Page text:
Quinn was released but was in a gastroenterologist’s office the next day. She was admitted to the local children’s hospital at 19days of life for Failure to Thrive (FTT) and was there for 5 days. Colin had severe reflux (alkaline) as an infant and I just knew this was different from his issues. Quinn literally choked down each bottle and within a few minutes it came right back up. We finally got them to do a swallow study where it was found that she aspirates on water consistency liquids and did much better on thickened feeds. She had a million and one tests while we were there, mainly focusing on any hepatic-related issued because of the bilirubin count. The count did come down over the course of the week and had reached 4.18 on day of discharge. Still far higher than the <1 it should have been but less than half of what it was only 9 days earlier.
We continued bi-weekly hepatic blood panels on Quinn to follow the bilirubin count as well as additional testing. Her bilirubin continued to drop, but not nearly as dramatically as it had in the hospital and it was still elevated. In early July it was decided that she should have a liver biopsy – mainly to rule out a condition called Biliary Atresia – just to be sure. The results of the biopsy on the biliary atresia diagnosis came back within a few days as negative but they said they were sending it out for an electron microscopic analysis. Those results took 4 weeks – and at the time we thought the anticipation was the worst part (little did we know).
On August 16th, Quinn’s 3month birthday, we were summoned to Quinn’s gastroenterologist’s office. Never a good sign. They originally placed us in an exam room and right up until the nurse came back, Brett and I were laughing and joking about how we would never let her live this down, how we’d heckle her as a teen for all that we went through in the first few months of her life. Then the nurse came back and said she had made an error, we were to meet the dr in the conference room. I kind of lost it. When the gastro came in – carrying a stack of papers – he started asking how she was doing. I responded as though rebelling against an oppressive parent, “She’s FINE!” and I began cataloguing all the wonderful things Quinn had been achieving. The underlying message was to take your stack of ominous papers and GO SCRATCH.
The physician began to explain that the cells in Quinn’s liver were “spongy”, indicating a lysosomal storage disorder. I had been given the heads up by my pediatrician 2 days before that this class of disease was something they were now concerned with so I had done a bit of reading on it and knew quite how serious it was. But there had been plenty of theories as to what was causing these anomalies in Quinn – and I truly believed they were just that, a bunch of anomalies. Faced with physical evidence, though, all of that defiance left my body. When “Niemann-Pick Disease” was uttered, I literally jumped out of my seat. The dr was surprised that I had even heard of it but it was only because I had just read about it the day before. Brett was blissfully unaware of the severity of the disease until the doctor finally left and he turned to his trusty iPhone to get some info. I’ve never seen my husband so …
…ok, so this is where I stopped and why this has taken so long. I could not – cannot – think of a word to describe it. I have never seen him so [insert indescribable adjective here].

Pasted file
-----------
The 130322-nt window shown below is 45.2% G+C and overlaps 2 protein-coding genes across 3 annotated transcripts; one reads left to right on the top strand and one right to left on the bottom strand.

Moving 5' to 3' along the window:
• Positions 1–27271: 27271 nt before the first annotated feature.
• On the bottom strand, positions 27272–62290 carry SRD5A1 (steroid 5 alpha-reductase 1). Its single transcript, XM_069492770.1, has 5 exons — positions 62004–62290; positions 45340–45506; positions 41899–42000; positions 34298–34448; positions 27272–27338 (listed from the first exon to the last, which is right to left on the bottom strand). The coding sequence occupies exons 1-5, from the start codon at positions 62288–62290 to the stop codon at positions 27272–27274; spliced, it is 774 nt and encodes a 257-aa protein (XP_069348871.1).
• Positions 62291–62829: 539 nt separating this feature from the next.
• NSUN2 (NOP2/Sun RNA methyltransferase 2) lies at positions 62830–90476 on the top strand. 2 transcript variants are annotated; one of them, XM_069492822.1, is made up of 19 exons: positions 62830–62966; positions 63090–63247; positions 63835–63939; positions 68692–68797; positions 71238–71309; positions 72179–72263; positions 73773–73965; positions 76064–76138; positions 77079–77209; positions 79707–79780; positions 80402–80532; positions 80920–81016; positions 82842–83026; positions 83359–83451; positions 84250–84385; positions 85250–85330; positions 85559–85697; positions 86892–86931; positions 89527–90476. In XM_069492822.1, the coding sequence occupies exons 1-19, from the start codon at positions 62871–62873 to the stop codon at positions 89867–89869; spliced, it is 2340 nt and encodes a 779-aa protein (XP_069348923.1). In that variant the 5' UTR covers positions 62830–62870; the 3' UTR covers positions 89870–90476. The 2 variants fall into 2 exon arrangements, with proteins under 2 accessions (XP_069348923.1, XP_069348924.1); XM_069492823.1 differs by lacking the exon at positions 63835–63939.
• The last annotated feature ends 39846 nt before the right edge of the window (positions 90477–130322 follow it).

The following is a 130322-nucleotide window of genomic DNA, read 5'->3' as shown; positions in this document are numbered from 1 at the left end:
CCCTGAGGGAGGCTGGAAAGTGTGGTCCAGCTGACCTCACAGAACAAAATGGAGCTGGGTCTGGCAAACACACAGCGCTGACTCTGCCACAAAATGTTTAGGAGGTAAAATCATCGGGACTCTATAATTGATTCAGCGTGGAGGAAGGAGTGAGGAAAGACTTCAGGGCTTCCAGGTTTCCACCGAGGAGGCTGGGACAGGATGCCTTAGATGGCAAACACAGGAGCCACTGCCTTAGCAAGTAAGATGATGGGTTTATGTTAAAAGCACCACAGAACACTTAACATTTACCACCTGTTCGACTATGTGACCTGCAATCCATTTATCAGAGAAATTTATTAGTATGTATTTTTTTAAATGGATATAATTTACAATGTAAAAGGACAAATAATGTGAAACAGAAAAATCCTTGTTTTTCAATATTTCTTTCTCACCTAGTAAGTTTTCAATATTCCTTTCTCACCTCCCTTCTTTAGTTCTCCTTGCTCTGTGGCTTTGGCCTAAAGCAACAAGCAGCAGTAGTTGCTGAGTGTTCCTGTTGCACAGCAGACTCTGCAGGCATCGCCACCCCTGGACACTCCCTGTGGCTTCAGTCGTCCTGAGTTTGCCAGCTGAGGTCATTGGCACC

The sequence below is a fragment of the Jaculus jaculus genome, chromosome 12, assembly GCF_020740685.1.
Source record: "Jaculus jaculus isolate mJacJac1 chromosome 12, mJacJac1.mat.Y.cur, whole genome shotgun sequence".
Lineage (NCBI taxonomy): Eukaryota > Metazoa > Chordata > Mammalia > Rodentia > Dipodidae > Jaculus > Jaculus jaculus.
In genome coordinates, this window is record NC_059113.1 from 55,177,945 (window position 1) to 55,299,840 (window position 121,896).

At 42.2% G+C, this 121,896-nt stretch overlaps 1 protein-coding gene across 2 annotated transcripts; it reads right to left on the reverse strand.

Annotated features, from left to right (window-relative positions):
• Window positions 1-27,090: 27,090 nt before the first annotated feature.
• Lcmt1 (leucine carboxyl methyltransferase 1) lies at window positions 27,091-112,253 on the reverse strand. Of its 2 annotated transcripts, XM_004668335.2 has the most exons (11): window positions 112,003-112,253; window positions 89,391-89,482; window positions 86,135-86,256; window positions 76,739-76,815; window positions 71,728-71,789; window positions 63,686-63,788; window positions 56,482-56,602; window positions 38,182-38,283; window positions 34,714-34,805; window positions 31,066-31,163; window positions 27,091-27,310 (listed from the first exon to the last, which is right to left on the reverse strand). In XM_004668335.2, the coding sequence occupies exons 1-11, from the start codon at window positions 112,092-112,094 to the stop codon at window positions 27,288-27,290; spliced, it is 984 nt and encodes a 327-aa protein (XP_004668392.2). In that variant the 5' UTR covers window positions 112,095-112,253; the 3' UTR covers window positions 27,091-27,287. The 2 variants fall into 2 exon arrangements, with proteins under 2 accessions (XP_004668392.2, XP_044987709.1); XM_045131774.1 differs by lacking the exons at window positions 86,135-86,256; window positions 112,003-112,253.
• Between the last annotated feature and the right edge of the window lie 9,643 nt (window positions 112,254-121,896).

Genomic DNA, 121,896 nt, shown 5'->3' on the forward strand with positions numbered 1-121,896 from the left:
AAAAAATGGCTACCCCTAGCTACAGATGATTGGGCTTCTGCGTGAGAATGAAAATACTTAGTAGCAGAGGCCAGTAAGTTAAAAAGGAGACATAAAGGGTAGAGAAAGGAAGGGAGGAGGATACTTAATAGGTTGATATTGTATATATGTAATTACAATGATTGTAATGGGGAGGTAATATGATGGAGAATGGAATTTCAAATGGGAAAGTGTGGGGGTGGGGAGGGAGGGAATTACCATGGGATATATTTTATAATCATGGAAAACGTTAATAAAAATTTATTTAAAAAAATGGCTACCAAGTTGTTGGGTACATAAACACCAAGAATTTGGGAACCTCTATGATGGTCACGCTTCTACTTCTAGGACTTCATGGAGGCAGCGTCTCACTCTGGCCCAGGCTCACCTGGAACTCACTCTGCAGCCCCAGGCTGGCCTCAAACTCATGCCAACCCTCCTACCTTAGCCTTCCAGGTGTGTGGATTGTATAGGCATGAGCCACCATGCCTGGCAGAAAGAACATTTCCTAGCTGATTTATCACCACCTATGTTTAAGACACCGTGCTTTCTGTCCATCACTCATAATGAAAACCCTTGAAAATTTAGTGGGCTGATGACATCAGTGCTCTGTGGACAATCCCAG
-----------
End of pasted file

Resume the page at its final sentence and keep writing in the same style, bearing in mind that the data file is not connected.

The diagnosis was confirmed via enzyme assay 8 days later.
Quinn and mama
I know you have decided to focus on palliative care for Quinn and have made her a list-can you tell us about that and your plans for her future?
(“Future” is a word that makes me shudder when it used to be a word I relished. Our future vision doesn’t extend much beyond early next summer.)
We are now in contact with a palliative care team from a local extended-care children’s hospital. At this time, Quinn is thankfully not in need of anything but we wanted to meet the team and access the non-medical resources, like the social workers and child life specialists for advice on how to handle the boys. The only intervention we are anticipating is a g-tube (a feeding tube directly to the stomach) because it will actually give her a better quality of life since she has such a hard time with the swallowing and her ‘power hour’ (Quinn needs to be kept upright for a full hour without moving after each and every feeding, limiting our fun time). Outside of that, her comfort is our number one – and really, sole – priority.
Quinn’s List is a compilation of ideas of our own and family and close friends of things that every-one (-girl, -American, -child) should do during their lives. Some are trips (Disney, of course!, Washington DC and southern Maine – our family’s favorite summer spot), others are simple things (swing on a swing, get a manicure/pedicure). We are inviting friends and family to join in our fun and will be chronicling it on the blog for everyone to share.
Is there any way people can help with Quinn or your family?
Reading our blog and learning about Quinn will help us make her mark on the world for her, since she won’t have the opportunity to do so herself. Our amazing friends and family are also hosting a benefit in Quinn’s honor at the end of January to raise awareness of NPD and funds for our family to complete the list for Quinn – with Quinn.
Is there anything else that you want to share with us about your family or Quinn?
Just to take away what an amazing baby this little girl is. It sounds crazy but she is our easiest, sweetest, happiest baby of the three. As her Physical Therapist keeps saying, she doesn’t know she’s sick. So we’ll keep pushing for the next milestone, another day of comfort and happiness for as long as we can.
I cry everytime I read this and see Quinn’s sweet face. Especially the one of Eileen holding Quinn and the look of love in her mama eyes. I want life for Quinn.
Thank you so much Linzer family for sharing you beautiful life and story with me. I am so happy to share you with all of my friends and family. I could not have gotten through our journey with Trek without them.
Eileen has started a blog for Quinn. It is brand new so you can catch up really fast and then follow along in the coming months as the Linzer’s give Quinn the most beautiful life.